Building Strong Study Habits

Helping Your Child Learn More Effectively

by Susan Flowers

There are many elements that contribute to a student’s educational success, including finding the right school, building a strong relationship with your child’s teachers and even encouraging a child’s participation in extracurricular activities. But one of the most important components of a thriving educational career is the establishment of good study habits.

Educational achievement hinges on parental involvement that evolves to fit the child’s needs, from the first day of first grade to high school graduation and beyond.

Communication with your child is critical, both when establishing a study routine and afterward, to ensure that things go smoothly. That means not only telling a child to do his or her homework but learning their existing study habits in order to help improve them.

“Knowing how your child learns is the key to providing support,” says Joye Callaway, director of the Academic Resource Center at the Lovett School.

Where and When to Study

Observing where your child does his or her homework is a good place to start. Experts agree that a well-defined homework area is crucial. Consider establishing a “homework office” to enforce the idea that studying is important and requires its own space. Students “should not be lounging on the bed,” says Libby Porter, who teaches skills and strategies for success at Marist School.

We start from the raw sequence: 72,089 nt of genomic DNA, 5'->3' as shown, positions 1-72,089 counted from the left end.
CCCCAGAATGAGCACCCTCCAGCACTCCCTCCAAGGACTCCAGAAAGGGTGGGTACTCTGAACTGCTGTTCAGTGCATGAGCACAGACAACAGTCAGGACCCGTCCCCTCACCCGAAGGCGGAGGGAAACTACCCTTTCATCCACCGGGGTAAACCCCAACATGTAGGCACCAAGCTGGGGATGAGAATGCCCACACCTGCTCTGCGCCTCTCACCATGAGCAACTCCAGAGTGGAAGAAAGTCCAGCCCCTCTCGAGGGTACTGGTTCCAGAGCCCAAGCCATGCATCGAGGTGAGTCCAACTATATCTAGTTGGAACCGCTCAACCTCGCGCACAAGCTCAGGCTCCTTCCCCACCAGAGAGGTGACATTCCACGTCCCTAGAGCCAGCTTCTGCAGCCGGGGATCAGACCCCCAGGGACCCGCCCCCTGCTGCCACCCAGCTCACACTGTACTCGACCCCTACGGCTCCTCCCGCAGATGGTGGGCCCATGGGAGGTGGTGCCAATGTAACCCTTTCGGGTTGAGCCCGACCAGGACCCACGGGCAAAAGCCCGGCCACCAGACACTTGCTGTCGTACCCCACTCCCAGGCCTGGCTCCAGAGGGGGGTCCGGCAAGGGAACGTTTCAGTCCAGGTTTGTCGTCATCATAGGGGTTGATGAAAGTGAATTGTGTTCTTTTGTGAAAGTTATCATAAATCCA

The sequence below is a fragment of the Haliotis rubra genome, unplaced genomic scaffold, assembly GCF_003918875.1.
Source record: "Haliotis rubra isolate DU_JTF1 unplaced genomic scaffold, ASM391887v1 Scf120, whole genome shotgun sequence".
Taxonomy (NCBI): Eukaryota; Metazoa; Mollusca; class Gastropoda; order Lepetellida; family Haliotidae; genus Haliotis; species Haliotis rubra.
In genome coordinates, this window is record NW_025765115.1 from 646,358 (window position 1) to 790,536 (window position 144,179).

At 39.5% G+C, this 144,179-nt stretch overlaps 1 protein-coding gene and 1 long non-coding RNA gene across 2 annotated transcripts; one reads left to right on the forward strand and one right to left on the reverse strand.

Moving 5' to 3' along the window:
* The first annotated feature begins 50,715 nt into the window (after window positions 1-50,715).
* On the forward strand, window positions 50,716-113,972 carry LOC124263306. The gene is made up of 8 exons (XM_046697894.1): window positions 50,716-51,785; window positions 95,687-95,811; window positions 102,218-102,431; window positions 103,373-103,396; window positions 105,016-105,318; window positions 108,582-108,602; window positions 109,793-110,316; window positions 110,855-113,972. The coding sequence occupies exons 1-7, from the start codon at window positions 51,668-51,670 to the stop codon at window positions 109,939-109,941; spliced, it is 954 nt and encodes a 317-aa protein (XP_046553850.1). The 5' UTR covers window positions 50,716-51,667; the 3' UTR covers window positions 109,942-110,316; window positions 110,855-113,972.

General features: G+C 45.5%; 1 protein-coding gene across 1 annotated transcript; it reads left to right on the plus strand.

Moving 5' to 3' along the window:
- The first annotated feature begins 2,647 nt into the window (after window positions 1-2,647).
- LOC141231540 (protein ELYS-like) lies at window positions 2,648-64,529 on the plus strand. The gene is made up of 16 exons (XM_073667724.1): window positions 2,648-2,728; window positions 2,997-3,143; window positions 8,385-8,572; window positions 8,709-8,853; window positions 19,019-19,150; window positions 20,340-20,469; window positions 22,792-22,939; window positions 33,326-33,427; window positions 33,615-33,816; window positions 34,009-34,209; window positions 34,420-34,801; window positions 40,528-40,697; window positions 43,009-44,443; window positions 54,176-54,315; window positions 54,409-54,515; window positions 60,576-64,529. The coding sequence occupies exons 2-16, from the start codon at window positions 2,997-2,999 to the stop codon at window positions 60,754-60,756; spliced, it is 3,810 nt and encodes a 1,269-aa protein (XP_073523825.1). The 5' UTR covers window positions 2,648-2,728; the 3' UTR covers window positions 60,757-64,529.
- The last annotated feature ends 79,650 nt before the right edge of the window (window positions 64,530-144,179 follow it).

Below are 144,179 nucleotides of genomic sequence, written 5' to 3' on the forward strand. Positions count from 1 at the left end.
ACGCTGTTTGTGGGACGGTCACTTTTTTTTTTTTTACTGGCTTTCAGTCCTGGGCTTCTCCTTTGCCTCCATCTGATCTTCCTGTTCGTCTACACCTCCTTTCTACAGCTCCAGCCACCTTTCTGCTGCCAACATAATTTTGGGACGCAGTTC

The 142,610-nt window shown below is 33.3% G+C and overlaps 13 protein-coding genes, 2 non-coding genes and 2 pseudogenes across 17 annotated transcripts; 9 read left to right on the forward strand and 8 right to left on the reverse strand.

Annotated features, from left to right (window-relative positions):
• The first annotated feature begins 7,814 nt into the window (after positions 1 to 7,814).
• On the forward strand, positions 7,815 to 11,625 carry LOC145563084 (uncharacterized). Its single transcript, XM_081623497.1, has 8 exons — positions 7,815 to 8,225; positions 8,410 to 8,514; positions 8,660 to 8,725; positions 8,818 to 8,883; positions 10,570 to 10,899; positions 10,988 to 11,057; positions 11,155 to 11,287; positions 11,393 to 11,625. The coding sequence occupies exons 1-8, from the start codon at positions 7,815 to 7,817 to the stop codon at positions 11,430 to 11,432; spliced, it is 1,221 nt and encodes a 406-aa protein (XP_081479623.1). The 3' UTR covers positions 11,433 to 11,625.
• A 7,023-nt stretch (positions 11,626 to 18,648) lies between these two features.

And make sure to keep this study area free from such distractions as music and cell or smart phones. “Even if the phone is on vibrate, it lights up, and for kids who are visual learners, that’s a distraction,” she says.

Even more important than where your student studies is when. Sitting down to study at a consistent time every day reinforces it as part of the child’s everyday routine. What time of day that takes place depends on finding your child’s best time of day to focus and concentrate. Many educators recommend immediately after school, before your child becomes too tired to study effectively.

As for how long a child should study, that will vary depending on the child’s grade level and their workload. In general, setting aside an hour each day is a good place to start.

Start with brief periods of study, punctuated by short breaks.

“Students should try to fully focus on their work for 20 minutes,” which is about what our short-term memory can actually process, says Porter. After that, she stresses a break of no longer than five minutes, as longer breaks can reduce concentration.

Parental Involvement

Organizing your child’s study time is another major step. Have him or her write down objectives for each day’s session and keep a log so that he or she can see their results. Encourage them to break larger tasks into smaller ones to make them seem less intimidating.

Check in afterward to see what they’ve covered and whether they’ve retained it. “Ask them to recap it in two minutes,” says Porter. “That’s when they know ‘I’ve got this,’ or ‘I didn’t really get this,’” she adds.